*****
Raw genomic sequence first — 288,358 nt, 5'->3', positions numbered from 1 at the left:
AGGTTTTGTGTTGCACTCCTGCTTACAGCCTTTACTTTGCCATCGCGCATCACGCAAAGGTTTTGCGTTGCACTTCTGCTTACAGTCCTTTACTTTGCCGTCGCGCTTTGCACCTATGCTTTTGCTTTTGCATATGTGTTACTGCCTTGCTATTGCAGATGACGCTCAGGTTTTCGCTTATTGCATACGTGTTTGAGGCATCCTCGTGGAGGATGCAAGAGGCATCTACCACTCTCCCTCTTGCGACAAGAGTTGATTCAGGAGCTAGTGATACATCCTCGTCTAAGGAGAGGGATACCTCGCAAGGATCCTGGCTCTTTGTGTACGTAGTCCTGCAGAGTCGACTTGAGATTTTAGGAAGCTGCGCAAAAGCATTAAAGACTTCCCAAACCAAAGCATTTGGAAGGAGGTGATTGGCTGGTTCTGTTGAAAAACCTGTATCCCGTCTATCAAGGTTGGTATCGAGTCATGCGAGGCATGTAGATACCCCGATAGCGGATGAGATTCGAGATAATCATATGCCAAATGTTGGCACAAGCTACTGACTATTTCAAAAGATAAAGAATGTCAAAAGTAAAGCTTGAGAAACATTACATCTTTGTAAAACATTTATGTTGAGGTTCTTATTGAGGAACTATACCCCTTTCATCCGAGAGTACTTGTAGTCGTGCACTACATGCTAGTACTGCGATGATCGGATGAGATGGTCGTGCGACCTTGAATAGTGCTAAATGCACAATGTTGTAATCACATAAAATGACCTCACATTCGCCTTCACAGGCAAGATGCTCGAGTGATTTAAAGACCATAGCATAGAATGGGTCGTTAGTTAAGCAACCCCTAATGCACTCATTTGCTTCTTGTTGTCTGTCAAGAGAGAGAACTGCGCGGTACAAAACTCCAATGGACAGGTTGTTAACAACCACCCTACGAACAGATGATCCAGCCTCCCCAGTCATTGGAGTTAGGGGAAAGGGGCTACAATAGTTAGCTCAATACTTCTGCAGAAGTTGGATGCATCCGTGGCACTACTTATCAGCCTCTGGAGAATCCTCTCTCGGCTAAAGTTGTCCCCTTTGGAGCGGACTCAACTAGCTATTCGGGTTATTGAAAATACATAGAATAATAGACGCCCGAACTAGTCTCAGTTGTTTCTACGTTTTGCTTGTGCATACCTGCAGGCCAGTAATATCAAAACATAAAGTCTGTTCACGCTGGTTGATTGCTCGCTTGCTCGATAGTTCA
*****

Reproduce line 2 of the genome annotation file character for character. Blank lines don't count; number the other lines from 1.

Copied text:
AGGTTTTGTGTTGCACTCCTGCTTACAGCCTTTACTTTGCCATCGCGCATCACGCAAAGGTTTTGCGTTGCACTTCTGCTTACAGTCCTTTACTTTGCCGTCGCGCTTTGCACCTATGCTTTTGCTTTTGCATATGTGTTACTGCCTTGCTATTGCAGATGACGCTCAGGTTTTCGCTTATTGCATACGTGTTTGAGGCATCCTCGTGGAGGATGCAAGAGGCATCTACCACTCTCCCTCTTGCGACAAGAGTTGATTCAGGAGCTAGTGATACATCCTCGTCTAAGGAGAGGGATACCTCGCAAGGATCCTGGCTCTTTGTGTACGTAGTCCTGCAGAGTCGACTTGAGATTTTAGGAAGCTGCGCAAAAGCATTAAAGACTTCCCAAACCAAAGCATTTGGAAGGAGGTGATTGGCTGGTTCTGTTGAAAAACCTGTATCCCGTCTATCAAGGTTGGTATCGAGTCATGCGAGGCATGTAGATACCCCGATAGCGGATGAGATTCGAGATAATCATATGCCAAATGTTGGCACAAGCTACTGACTATTTCAAAAGATAAAGAATGTCAAAAGTAAAGCTTGAGAAACATTACATCTTTGTAAAACATTTATGTTGAGGTTCTTATTGAGGAACTATACCCCTTTCATCCGAGAGTACTTGTAGTCGTGCACTACATGCTAGTACTGCGATGATCGGATGAGATGGTCGTGCGACCTTGAATAGTGCTAAATGCACAATGTTGTAATCACATAAAATGACCTCACATTCGCCTTCACAGGCAAGATGCTCGAGTGATTTAAAGACCATAGCATAGAATGGGTCGTTAGTTAAGCAACCCCTAATGCACTCATTTGCTTCTTGTTGTCTGTCAAGAGAGAGAACTGCGCGGTACAAAACTCCAATGGACAGGTTGTTAACAACCACCCTACGAACAGATGATCCAGCCTCCCCAGTCATTGGAGTTAGGGGAAAGGGGCTACAATAGTTAGCTCAATACTTCTGCAGAAGTTGGATGCATCCGTGGCACTACTTATCAGCCTCTGGAGAATCCTCTCTCGGCTAAAGTTGTCCCCTTTGGAGCGGACTCAACTAGCTATTCGGGTTATTGAAAATACATAGAATAATAGACGCCCGAACTAGTCTCAGTTGTTTCTACGTTTTGCTTGTGCATACCTGCAGGCCAGTAATATCAAAACATAAAGTCTGTTCACGCTGGTTGATTGCTCGCTTGCTCGATAGTTCA